Pre-dawn and still draped in my comfortable sleepy fog, I began to mull over what I was mindfully grateful for today. Quickly I found my topic du jour and began writing the details out in my head, quite pleased with the result.
And then I hopped out of bed and stumbled to the coffee maker that had graciously already brewed the morning’s first pot. By the time I opened my computer to check the latest world events and begin this month’s daily documentation of gratitude, I had forgotten my topic.
I had not only forgotten Every. Single. Word. of my entire post, I had forgotten the basis on which I had mentally written it.
Thank you Tamoxifen brain.
And then I read this article: “Researchers Discover NewDriver of Breast Cancer.”
Which began with: “A team of researchers at UT Southwestern has found that as cholesterol is metabolized, a potent stimulant of breast cancer is created -- one that fuels estrogen-receptor positive breast cancers, and that may also defeat a common treatment strategy for those cancers.”
Day 9 – November 9th – Today I am incredibly grateful for clinical and academic researchers
Research saves lives. But the process can be slow.
My mother’s cancer is estrogen positive. My cancer is estrogen positive. After having my breast cut off and some lymph nodes, I started a daily regimen of endocrine therapy designed to starve cancer of the estrogen that fuels its growth. Since I am pre-menopausal, the drug of choice is Tamoxifen.
I hate taking Tamoxifen.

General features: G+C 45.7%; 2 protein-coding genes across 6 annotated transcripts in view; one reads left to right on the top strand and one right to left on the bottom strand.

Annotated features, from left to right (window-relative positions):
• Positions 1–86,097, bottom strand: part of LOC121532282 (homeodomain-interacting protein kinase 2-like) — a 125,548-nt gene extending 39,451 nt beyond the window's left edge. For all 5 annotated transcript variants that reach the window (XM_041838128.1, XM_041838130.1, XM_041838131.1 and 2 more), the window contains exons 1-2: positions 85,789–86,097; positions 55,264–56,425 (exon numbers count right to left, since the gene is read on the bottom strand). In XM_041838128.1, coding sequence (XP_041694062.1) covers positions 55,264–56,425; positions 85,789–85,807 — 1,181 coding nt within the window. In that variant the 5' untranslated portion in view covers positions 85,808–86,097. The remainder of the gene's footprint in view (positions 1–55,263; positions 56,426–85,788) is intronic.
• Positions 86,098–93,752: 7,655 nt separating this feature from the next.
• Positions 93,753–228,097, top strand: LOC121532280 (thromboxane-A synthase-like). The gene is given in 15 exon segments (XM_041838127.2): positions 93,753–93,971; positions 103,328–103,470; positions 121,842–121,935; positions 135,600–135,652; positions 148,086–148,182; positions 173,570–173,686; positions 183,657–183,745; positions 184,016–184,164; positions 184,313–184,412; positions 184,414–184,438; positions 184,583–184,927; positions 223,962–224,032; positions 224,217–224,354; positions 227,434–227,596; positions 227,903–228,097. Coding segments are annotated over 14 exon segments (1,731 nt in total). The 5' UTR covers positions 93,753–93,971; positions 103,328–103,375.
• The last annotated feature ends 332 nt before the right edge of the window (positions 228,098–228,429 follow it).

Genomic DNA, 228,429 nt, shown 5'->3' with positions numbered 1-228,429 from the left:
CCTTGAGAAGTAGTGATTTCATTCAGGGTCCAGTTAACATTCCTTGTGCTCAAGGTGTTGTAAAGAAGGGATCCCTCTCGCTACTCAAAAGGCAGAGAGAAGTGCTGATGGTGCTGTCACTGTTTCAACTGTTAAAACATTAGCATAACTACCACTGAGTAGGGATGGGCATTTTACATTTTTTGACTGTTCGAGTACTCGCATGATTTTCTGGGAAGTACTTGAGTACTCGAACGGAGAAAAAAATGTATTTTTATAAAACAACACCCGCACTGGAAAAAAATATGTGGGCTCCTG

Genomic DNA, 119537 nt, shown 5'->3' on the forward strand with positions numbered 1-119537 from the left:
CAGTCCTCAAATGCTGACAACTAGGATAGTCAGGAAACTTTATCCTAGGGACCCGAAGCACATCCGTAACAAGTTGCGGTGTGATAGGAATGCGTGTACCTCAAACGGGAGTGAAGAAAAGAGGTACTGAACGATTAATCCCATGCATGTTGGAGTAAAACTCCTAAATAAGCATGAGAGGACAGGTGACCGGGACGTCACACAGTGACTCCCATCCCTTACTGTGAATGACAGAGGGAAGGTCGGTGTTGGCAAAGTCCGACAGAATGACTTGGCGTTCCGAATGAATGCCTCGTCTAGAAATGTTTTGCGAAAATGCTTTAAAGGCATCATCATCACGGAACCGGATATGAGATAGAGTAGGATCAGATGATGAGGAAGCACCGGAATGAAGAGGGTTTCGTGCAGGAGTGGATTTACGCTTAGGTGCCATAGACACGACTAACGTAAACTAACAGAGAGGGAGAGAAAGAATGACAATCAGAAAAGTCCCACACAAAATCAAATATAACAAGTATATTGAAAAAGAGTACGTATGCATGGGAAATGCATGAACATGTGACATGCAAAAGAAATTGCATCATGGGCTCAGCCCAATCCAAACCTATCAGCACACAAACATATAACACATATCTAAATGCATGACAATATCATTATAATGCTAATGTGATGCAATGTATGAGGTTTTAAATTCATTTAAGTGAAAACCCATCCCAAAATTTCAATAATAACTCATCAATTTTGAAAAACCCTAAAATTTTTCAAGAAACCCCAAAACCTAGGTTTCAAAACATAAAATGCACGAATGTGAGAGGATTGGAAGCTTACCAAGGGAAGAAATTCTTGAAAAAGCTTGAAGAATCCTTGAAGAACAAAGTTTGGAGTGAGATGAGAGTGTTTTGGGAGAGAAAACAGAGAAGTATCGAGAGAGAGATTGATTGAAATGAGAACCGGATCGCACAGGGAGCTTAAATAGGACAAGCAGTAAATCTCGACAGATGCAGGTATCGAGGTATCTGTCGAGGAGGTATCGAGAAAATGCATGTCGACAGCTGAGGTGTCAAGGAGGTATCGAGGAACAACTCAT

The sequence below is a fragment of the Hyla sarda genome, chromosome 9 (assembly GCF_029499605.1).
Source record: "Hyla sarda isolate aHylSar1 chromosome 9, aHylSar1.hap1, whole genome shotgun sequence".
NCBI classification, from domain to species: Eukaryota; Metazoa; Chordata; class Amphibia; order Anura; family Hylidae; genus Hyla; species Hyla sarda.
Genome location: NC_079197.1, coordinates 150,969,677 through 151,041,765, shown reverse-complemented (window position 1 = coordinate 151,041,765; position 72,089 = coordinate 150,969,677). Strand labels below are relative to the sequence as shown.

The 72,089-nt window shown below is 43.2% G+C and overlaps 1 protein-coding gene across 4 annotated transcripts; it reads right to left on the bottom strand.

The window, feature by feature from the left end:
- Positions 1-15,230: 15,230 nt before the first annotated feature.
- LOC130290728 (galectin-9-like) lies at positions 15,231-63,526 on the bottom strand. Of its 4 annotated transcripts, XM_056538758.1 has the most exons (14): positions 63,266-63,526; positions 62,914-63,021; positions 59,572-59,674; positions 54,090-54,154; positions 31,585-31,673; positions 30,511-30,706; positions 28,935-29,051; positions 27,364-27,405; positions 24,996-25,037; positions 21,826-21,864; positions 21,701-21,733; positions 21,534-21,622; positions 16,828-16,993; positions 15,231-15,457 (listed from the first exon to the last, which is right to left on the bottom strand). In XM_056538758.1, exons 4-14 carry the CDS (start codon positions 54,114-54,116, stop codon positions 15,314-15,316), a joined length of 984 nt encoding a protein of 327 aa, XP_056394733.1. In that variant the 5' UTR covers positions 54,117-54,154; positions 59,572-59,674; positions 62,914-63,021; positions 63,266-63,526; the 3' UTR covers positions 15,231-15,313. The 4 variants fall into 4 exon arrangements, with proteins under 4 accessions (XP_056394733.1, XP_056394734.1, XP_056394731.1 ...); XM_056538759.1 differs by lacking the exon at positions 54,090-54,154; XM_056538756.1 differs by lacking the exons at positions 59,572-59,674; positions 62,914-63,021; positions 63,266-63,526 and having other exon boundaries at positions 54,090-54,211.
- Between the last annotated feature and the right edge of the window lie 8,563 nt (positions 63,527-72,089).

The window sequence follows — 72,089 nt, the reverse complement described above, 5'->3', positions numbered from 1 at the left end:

I’ve always been averse to popping any kind of pill but this one is particularly annoying causing “medically induced menopause” accompanied by moodiness and severe brain farts.
What makes the drug therapy more annoying is the knowledge that it is NOT a cure or a sure-fire preventative against recurrence or metastasis.
But currently it is the best damn weapon we’ve got and I’m glad to have something in my cache against cancer. Thank you researchers.
And now the men and women of research have brought us one step closer to finding a more comprehensive way to prevent cancer from coming back by figuring out something else cancer likes for dinner. And, as GI Joe once said, “Knowing is half the battle.”
The other half will be to figure out how to eliminate or limit this cholesterol metabolite (27-hydroxycholesterol or 27HC) from the equation.
Whether in a clinical or academic research role, the work is always tedious and often thankless. I used to go with my father to the lab when he was getting a graduate degree at Bowling Green State University. While I was fascinated with the pipetting, the culturing, the comparisons of experimental trays to the control trays, the long hours of documentation and often inconclusive results were far less exciting.
Today I can’t remember what I originally intended to be grateful for yet that escapade has led me to perhaps a deeper gratitude for clinical and academic research that I can credit my life to.
We all can’t be researchers but, if so inclined we can help fund them. However, before you open your PayPal account or pull out your checkbook, please consider looking up your preferred organization on http://www.charitynavigator.org. This site gives the lowdown on how much of your donation goes to the actual cause versus administrative or other costs.
NOTE: If you'd like to spend the month in a similar state of gratitude, you can play along with me here in the comments section or check out KindSpring.org to sign up for their 21-day Challenge that began on November 7th.